Mapping the Second World War
By Peter Chasseaud
(Collins in association with the IWM, 304 pages, £30) Following his su ccessful and well-reviewe ed Mapping The First World War, military historia n and cartographer Peter Chasseaudd now turns his attention to the Second World War.
Beginning withith an overview of how maps influenced political and military thinking, as well as showing the distribution of enemy resources, the disposition of troops, submarines, defences, aircraft and communications, he looks first at the causes of the war, then at the individual theatres and fronts.
Using maps, politicians and generals planned their strategies and explained themselves to their troops and the public. The sheer numbers are staggering – more than 400 million sheets were produced in Britain alone, with many millions more abroad; the United States produced 80 million for D-Day and Normandy. In 1945, with the nation collapsing, Germany still produced 16 million.
Maps, beautifully reproduced in colour, obviously dominate the book. Luftwaffe target maps for London docks and plans for the German invasion of Britain stand out for 1940. There are maps of the Tobruk defences and El Alamein from North Africa and those illustrating the progress of the Battle of Midway in the Pacific, of operations in Burma and the defeat of Japan. Bomber Command maps show German targets and there are examples that illustrate the invasion of Italy and German ones showing how Italian partisans helped the Allies. There is also a section on how they plotted the D-Day landings and charted the progress of the invasion. Maps of the Russian Front show the enormous scale of Russia’s contribution in breaking the back of the German army.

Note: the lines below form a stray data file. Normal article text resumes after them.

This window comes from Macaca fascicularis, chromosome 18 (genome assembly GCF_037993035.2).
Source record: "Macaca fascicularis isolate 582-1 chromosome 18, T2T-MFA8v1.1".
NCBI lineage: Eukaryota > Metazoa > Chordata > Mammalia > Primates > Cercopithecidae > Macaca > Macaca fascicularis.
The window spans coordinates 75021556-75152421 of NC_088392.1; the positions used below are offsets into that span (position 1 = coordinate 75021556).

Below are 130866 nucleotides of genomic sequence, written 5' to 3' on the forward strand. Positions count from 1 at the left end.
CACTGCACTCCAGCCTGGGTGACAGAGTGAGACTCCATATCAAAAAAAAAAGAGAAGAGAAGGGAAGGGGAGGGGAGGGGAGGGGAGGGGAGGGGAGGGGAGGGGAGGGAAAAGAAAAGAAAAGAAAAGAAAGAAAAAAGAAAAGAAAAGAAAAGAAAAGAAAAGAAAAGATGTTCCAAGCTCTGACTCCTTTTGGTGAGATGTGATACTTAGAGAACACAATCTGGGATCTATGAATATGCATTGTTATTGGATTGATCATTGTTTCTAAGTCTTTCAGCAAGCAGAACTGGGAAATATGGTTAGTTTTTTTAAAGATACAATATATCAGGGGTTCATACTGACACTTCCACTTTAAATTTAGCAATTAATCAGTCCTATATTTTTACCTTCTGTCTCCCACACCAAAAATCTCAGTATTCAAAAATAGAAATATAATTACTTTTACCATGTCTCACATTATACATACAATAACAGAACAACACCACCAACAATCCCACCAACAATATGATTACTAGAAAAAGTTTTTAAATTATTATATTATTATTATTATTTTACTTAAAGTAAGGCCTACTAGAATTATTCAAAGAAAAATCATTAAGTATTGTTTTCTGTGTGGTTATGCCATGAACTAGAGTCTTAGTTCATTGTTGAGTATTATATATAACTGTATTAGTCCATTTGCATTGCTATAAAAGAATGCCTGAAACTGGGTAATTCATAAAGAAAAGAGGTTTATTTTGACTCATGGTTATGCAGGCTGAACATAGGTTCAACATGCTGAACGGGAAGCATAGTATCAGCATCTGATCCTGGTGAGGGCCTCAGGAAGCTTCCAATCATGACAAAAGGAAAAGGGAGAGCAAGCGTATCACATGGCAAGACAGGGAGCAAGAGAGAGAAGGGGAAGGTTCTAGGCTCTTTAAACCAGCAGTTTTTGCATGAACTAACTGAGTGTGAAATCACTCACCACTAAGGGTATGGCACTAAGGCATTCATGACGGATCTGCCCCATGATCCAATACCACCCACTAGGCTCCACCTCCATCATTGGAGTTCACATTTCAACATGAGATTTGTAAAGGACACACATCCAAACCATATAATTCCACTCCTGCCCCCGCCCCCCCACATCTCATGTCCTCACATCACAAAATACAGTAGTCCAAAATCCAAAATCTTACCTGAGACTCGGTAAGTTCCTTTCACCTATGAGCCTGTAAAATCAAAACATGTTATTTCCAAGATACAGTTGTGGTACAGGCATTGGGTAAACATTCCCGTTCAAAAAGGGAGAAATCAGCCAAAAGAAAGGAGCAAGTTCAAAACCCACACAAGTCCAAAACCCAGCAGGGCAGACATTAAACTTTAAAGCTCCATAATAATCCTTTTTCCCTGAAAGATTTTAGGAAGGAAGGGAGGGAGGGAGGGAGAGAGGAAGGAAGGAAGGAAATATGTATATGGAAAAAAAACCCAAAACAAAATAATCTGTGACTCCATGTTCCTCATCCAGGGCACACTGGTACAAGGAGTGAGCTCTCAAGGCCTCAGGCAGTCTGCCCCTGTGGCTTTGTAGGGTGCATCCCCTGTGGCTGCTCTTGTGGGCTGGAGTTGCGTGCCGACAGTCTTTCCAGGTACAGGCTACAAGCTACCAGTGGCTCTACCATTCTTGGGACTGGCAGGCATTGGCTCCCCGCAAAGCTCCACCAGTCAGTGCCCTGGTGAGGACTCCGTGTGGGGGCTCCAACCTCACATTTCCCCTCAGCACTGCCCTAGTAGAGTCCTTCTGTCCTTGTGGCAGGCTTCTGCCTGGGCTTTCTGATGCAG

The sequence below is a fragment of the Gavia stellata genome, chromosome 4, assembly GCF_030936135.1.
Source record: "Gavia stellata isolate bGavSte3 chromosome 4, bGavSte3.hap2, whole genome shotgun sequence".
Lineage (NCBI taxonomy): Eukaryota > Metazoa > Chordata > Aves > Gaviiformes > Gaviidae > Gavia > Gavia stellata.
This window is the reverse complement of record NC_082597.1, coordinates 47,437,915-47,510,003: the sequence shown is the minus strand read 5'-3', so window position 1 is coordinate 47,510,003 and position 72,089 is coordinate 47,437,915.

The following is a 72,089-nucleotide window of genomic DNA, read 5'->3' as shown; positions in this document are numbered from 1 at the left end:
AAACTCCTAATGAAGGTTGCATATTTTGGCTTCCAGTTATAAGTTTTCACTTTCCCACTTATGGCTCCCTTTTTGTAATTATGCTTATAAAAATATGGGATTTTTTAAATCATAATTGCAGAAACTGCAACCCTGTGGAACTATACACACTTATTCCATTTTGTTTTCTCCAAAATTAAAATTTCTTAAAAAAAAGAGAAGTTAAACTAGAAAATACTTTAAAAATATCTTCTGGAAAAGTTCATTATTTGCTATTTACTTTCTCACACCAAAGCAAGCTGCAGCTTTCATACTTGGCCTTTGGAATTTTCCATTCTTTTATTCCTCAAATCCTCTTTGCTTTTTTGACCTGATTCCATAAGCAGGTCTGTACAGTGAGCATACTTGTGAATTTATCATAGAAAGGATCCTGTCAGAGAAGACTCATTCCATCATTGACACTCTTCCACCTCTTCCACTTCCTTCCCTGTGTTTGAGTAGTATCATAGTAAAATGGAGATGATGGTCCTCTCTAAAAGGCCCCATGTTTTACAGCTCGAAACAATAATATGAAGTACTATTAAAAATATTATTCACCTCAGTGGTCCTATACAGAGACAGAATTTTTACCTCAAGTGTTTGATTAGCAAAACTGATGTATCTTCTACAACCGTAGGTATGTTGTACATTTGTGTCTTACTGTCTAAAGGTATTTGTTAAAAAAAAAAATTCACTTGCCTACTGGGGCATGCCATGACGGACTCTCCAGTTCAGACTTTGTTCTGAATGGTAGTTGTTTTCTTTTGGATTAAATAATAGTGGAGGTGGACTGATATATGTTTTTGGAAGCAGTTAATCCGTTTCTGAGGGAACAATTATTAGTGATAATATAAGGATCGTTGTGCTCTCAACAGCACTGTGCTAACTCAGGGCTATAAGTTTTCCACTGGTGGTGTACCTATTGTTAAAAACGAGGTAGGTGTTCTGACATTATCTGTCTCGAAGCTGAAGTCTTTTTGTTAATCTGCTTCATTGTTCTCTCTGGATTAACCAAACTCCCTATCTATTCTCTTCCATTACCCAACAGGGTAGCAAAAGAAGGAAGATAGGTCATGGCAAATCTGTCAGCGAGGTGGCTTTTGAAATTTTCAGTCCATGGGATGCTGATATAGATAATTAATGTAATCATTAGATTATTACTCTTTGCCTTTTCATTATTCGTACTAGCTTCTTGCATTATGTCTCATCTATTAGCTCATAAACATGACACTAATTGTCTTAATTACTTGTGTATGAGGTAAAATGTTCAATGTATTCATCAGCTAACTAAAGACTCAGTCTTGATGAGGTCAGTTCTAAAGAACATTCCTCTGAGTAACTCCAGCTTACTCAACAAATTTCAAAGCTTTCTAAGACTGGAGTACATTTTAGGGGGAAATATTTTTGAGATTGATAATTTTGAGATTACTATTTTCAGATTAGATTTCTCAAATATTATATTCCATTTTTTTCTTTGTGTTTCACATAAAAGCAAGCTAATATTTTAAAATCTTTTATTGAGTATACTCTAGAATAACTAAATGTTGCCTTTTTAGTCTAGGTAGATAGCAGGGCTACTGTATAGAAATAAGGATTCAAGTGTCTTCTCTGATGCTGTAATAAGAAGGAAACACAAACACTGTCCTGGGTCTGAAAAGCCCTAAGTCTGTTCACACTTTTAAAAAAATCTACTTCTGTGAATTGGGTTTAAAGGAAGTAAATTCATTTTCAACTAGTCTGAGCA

The only absence is the lack of any small-scale maps that would’ve been used by small units planning their operations.
As in Chasseaud’s first book, there’s a full explanatory text, which puts the maps into context, contemporary photos (some in colour) and explanatory appendices. The whole is a beautifully produced package that will interest military historians and map lovers alike.
A map of Moscow as used in the Second World War